The Most Unlikely Farm Dog Ever

Last year was a rough year for dogs. Our half-Great Dane Sophie and our border collie Robin passed away. Both were nearly16 years old, not bad for large dogs. We still miss them a lot. Robin’s death left a hole in the farm too large to ever fill.

Since it was my turn to choose the next dog, I proclaimed we would wait one year. There’s nothing wrong with being a one-dog family. 

But what breed? We no longer need a border collie, since the sheep know how to move from paddock to paddock. Also, Robin had more energy than I knew what to do with. I loved the look of Golden Doodles, but they are very expensive. We would, of course, go with a large dog.  She said, with a disdainful sniff, “We don’t think much of little dogs.”

Last month, eight months into the one-year plan, Molly began acting odd. She grew afraid of her water dish, and would bark and bark until one of us stood next to her while she drank. She wouldn’t eat right away. She was turning into this 55-pound freakish dog.

“Maybe she needs another dog,”  I said, and thus slid down the slippery slope by looking at petfinder.com.

It’s so sad how many dogs need new homes, given up by divorcing families or elderly or people unwilling to fix their dog’s behavioral problems. Somehow, in my search, this face showed up:

Oy. This is not a Golden Doodle. This is not a large dog. Be gone with you.

But the face haunted me. He was a five-year-old Tibetan terrier mix whose elderly owner could no longer care for him. 

Oy. Be gone with you. Stop appearing behind my eyeballs whenever I close my eyes.

Seriously. We’re not small dog people, whatever that means.

But I emailed with questions. I called with questions. Then we drove 70 miles to meet him. He was an energetic little cutie. Who could not fall for that face? He’s 25 pounds, and built like a little B&W tank.

We brought him home with us. His name is Teddy (came with the name, so we thought it’d be easier to not change names)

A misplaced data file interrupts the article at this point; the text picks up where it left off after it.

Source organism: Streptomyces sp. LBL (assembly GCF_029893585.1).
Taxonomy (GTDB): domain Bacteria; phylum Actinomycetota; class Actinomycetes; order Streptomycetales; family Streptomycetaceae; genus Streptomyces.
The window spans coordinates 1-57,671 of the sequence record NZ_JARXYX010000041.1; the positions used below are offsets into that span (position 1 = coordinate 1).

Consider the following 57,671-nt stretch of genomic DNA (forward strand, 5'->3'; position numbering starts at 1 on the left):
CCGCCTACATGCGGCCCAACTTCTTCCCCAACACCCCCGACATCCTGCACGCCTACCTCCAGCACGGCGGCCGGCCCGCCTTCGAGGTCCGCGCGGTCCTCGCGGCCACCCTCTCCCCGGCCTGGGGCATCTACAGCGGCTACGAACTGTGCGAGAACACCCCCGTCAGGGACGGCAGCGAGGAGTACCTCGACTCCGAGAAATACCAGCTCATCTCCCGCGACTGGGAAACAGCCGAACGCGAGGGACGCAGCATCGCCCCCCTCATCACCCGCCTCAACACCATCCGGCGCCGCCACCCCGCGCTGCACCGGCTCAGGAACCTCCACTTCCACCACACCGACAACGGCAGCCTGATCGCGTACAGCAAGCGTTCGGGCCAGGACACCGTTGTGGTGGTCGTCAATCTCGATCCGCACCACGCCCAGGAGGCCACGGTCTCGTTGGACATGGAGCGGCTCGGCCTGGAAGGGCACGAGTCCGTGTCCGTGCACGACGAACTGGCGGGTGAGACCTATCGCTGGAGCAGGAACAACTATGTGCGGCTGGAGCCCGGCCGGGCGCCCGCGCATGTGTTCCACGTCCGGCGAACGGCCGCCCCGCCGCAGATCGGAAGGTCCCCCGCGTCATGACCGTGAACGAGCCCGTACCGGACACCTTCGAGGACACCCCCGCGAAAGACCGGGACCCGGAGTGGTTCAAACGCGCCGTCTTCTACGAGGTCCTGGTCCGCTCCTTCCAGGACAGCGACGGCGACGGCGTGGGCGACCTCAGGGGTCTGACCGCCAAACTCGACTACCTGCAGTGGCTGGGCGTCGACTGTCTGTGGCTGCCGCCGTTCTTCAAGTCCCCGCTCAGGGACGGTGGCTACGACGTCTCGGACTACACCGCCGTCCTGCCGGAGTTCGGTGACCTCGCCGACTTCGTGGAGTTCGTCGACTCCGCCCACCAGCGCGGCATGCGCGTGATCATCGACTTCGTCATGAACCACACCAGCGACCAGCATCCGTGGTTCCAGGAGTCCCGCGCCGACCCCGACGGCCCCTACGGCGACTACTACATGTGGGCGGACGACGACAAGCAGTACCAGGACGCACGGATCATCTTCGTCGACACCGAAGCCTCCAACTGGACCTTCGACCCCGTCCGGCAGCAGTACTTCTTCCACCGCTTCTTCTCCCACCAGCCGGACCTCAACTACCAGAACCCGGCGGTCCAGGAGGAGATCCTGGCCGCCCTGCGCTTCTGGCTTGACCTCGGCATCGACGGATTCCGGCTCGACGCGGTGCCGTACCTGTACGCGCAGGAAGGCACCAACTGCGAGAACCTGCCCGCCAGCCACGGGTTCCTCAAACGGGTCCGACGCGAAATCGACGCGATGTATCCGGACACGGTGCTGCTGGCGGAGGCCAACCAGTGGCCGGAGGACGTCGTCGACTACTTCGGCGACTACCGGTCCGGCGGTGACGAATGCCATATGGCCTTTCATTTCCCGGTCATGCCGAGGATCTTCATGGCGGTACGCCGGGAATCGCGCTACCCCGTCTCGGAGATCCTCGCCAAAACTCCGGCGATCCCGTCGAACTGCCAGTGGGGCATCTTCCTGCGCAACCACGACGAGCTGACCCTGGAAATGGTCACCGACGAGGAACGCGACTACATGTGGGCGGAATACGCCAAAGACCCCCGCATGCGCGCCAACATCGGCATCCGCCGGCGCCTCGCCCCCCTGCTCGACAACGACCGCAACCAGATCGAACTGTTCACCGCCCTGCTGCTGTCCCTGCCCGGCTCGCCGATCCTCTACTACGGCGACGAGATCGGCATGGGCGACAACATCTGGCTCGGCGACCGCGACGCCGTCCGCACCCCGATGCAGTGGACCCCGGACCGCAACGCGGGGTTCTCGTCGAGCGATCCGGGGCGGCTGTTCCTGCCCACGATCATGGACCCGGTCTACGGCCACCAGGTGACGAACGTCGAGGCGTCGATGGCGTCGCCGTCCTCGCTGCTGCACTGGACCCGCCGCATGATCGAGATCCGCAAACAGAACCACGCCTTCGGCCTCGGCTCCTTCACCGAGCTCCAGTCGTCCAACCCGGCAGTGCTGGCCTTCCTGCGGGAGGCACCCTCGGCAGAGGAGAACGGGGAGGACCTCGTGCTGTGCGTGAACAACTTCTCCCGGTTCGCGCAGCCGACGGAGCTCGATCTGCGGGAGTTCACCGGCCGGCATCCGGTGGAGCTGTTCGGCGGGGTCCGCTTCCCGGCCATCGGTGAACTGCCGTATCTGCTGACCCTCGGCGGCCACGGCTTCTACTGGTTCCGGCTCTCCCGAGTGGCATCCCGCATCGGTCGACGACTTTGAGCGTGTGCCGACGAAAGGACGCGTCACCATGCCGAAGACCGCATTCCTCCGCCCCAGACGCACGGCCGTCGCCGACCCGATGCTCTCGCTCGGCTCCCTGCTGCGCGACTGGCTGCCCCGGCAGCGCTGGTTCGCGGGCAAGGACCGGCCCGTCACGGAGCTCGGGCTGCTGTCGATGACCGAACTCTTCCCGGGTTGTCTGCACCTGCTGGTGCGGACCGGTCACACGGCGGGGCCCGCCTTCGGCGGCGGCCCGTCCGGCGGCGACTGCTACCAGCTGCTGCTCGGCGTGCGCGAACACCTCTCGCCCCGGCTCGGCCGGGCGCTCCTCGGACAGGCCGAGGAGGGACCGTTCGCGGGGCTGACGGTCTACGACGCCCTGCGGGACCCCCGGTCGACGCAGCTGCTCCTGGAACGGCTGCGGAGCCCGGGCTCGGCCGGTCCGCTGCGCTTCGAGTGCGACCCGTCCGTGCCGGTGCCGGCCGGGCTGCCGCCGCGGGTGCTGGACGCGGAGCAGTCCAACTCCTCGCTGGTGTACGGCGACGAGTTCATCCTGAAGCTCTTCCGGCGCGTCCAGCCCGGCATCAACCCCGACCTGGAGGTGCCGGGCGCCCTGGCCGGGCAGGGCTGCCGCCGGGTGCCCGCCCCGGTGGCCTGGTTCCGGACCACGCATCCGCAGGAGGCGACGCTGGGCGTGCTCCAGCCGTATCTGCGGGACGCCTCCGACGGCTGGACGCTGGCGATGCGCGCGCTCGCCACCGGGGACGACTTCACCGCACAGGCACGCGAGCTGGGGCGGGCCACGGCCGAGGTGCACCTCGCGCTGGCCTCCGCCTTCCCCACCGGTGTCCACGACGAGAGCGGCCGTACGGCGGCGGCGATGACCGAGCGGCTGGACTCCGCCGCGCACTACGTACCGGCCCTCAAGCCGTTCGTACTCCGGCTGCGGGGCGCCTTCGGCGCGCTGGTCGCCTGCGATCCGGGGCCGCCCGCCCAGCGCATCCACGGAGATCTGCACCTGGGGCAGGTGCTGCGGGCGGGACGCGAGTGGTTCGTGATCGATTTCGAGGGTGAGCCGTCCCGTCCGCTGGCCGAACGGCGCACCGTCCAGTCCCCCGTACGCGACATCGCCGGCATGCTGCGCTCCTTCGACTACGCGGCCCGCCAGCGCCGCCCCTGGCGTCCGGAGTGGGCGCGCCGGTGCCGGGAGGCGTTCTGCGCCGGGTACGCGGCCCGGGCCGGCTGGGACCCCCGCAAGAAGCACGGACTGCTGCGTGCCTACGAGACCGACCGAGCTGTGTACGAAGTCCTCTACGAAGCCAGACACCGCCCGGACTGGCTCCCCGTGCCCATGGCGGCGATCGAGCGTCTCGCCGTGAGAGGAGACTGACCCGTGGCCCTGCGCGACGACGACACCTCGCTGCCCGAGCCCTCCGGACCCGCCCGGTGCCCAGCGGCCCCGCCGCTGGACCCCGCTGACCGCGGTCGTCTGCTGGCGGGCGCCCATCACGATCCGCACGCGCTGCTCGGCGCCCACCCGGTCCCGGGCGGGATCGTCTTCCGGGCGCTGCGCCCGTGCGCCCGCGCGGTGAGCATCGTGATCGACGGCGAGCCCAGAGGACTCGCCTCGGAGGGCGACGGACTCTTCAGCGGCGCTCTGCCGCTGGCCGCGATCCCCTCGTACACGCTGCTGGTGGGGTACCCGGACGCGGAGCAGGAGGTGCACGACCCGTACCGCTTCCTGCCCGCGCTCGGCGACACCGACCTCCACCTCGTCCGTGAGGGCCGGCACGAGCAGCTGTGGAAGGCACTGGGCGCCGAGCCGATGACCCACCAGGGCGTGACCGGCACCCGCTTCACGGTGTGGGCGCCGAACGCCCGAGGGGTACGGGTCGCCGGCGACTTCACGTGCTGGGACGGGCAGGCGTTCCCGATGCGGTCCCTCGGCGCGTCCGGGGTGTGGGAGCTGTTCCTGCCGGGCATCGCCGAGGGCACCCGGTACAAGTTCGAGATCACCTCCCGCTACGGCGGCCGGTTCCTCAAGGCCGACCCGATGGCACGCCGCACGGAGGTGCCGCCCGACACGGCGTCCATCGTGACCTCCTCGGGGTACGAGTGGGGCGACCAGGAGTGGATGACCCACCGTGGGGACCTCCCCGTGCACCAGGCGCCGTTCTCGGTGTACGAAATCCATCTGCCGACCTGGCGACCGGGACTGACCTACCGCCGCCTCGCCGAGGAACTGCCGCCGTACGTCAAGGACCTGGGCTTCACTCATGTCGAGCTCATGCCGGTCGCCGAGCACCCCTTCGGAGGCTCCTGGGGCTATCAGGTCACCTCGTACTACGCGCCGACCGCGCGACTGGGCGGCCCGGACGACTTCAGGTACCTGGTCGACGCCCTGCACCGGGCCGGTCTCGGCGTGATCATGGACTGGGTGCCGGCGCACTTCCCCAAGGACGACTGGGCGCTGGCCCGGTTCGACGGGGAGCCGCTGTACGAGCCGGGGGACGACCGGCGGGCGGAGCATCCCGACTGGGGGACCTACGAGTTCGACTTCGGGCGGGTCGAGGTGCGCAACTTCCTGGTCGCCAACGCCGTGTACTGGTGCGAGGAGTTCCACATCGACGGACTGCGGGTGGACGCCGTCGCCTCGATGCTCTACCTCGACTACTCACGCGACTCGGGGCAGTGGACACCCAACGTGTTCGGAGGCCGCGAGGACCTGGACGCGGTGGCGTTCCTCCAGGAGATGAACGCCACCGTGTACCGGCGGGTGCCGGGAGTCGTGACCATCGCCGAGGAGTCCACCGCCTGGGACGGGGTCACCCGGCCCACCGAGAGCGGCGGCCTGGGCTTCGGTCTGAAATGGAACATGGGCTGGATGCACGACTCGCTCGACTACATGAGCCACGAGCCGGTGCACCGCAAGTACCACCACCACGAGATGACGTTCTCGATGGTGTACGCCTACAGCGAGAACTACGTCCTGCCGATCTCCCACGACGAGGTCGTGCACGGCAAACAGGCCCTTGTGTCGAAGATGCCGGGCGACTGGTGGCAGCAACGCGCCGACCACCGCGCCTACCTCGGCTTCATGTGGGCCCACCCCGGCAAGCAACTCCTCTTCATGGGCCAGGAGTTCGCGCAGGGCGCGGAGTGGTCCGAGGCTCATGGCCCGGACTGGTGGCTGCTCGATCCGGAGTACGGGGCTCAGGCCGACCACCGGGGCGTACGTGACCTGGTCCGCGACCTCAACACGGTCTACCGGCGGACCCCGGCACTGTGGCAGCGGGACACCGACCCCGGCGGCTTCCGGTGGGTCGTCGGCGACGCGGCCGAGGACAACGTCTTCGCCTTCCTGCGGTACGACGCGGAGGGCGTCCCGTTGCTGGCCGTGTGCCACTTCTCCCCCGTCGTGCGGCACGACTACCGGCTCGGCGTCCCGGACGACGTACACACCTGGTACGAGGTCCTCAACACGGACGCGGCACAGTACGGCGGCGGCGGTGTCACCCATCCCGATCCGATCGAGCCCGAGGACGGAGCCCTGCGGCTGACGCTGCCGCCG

Molly is not wild about him, but she’s no longer freaked out by the water bowl, and eats her food right away. And the two dogs were caught actually playing one evening, so things will work out just fine. Here they are watching the llamas to ensure those wild, leggy animals won’t attack.

Teddy has never had boundaries before, and has clearly always been the alpha animal in the house.  Sorry, Teddy, but in our house, the humans are the alphas. We are slowly, and gently,  showing him that he doesn’t always get his way. Egads!, his facial expression exclaims. But I’ve always done what I want.

A few more months, and he’ll get the hang of things. Now that he’s been here 3 weeks, he’s starting to relax, and is such a funny boy. 

10 thoughts on “The Most Unlikely Farm Dog Ever”

  1. Aw! I’m so glad a smaller dog found you. And it sounds like he has a LARGE personality, lol. He’s perfect. And yes, you’re correct. Only a frozen heart could reject such a face as Teddy’s! 🙂

  2. OMG, that face! That would have been SO hard to resist. I got a chuckle out of Molly’s expression in the picture of them near the window. “MAH-om, do we have to keep him?”

  3. Mama Pea—If Molly could roll her eyes, I’m sure she would. She’s such a little cop. Whenever I scold Teddy, Molly’s right there glaring at him, pushing at his back as if to say ‘Pay attention! Don’t make us have to scold you again!’

  4. Too adorable! And sometimes those faces tell us all we could ever need to know, and our preconceived notions go flying out the window (which is why, instead of corgis or poodles or their ilk as we’d discussed, we have two 60 lb dogs). Congrats on the newcomer!


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The Big Pivot

About Me

After twenty-five years on the farm, I’m adjusting to the adventures of city life. Part of that adjustment is figuring out what I want to write about now, since sheep are no longer part of my daily life. I’m challenging myself creatively by painting with pastels and playing the ukelele as I seek my new writing path.

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Minnesota State Arts Board grant

Catherine Friend is a fiscal year 2021 recipient of a Creative Support for Individuals grant from the Minnesota State Arts Board. This activity is made possible by the voters of Minnesota through a grant from the Minnesota State Arts Board, thanks to a legislative appropriation from the arts and cultural heritage fund.